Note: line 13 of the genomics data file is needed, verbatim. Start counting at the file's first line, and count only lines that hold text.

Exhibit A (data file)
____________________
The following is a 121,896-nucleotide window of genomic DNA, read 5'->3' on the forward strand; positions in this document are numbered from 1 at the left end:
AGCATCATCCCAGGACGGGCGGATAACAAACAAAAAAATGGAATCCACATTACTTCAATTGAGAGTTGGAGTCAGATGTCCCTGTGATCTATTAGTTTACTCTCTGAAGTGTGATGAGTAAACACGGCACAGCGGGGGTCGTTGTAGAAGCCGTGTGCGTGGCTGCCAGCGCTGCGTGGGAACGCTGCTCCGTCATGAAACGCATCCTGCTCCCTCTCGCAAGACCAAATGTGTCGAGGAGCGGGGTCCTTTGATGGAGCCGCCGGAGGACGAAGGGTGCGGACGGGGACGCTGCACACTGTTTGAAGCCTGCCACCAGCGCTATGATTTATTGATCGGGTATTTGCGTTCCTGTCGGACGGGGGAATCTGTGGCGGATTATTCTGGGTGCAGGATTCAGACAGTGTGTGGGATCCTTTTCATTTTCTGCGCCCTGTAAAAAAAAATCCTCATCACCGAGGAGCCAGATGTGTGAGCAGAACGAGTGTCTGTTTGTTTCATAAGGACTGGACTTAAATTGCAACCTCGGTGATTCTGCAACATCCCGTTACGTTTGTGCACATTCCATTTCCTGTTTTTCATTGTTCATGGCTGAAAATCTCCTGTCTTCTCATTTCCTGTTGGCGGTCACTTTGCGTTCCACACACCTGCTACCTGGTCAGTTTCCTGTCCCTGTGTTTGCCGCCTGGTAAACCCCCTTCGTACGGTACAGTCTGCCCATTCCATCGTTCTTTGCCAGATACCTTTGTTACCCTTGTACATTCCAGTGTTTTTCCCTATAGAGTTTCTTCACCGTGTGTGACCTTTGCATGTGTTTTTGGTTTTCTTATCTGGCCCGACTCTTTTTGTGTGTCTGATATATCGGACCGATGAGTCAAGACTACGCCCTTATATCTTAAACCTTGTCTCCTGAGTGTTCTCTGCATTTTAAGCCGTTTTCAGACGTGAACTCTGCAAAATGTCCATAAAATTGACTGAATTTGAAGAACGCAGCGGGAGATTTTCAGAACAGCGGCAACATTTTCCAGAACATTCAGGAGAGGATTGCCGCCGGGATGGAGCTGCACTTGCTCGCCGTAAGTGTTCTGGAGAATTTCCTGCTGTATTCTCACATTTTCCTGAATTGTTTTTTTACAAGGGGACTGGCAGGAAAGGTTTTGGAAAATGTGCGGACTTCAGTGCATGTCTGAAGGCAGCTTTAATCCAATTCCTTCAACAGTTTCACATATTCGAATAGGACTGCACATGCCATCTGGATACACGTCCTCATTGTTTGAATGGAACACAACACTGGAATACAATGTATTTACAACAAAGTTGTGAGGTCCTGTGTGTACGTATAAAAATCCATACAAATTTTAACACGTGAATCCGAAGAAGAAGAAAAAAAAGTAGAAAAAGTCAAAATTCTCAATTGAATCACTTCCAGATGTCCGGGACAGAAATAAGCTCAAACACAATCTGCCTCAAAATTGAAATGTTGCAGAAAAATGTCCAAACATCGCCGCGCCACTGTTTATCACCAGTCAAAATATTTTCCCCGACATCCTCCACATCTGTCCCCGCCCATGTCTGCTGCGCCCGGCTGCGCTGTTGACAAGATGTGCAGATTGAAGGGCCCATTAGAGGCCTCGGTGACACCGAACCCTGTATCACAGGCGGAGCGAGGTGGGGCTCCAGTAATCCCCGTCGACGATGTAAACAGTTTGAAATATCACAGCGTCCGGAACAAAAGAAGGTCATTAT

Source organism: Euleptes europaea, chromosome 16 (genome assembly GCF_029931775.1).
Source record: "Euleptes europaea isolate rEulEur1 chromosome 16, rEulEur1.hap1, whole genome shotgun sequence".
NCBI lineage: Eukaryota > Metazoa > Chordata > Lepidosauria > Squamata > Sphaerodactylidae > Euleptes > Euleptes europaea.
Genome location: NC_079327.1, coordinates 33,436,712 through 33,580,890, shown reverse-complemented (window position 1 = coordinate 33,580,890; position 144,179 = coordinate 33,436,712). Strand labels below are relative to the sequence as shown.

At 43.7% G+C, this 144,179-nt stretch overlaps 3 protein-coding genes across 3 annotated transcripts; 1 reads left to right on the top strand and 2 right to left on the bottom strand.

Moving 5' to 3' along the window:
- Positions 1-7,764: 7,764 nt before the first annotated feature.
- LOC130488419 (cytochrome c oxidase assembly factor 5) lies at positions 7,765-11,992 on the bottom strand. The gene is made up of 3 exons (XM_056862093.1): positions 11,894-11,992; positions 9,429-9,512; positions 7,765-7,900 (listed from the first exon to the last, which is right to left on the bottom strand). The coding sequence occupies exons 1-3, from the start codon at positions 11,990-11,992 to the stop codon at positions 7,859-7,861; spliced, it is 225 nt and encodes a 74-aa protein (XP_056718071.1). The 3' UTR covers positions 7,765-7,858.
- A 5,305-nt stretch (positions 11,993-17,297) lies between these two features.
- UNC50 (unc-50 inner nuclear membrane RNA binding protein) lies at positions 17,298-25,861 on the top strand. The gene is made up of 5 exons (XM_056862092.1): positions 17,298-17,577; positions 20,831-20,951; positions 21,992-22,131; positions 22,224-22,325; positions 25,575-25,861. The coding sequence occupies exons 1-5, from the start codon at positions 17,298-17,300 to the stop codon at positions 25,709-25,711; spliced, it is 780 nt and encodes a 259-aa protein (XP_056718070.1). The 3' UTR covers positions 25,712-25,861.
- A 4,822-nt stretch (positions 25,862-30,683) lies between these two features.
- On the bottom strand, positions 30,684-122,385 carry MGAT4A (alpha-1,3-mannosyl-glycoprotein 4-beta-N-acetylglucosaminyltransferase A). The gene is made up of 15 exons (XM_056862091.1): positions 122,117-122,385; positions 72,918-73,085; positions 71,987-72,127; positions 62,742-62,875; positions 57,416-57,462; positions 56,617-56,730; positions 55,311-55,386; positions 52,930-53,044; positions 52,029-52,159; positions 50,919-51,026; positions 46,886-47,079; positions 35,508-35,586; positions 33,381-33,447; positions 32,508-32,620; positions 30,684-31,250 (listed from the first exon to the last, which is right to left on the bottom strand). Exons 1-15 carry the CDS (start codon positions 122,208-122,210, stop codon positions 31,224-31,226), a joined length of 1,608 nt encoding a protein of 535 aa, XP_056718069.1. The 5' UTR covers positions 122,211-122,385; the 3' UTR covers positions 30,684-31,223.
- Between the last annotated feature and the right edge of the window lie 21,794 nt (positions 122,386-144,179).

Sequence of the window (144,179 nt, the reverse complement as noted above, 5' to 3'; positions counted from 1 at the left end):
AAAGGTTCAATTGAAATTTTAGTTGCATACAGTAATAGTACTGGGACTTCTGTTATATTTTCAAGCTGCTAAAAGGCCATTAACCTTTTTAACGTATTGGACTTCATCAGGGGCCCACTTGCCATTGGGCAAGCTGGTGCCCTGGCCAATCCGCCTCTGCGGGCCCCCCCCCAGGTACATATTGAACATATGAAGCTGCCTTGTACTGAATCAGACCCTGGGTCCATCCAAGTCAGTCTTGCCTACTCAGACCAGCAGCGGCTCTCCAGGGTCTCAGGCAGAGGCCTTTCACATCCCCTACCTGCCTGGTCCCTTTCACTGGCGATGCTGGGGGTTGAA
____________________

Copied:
- A 4,822-nt stretch (positions 25,862-30,683) lies between these two features.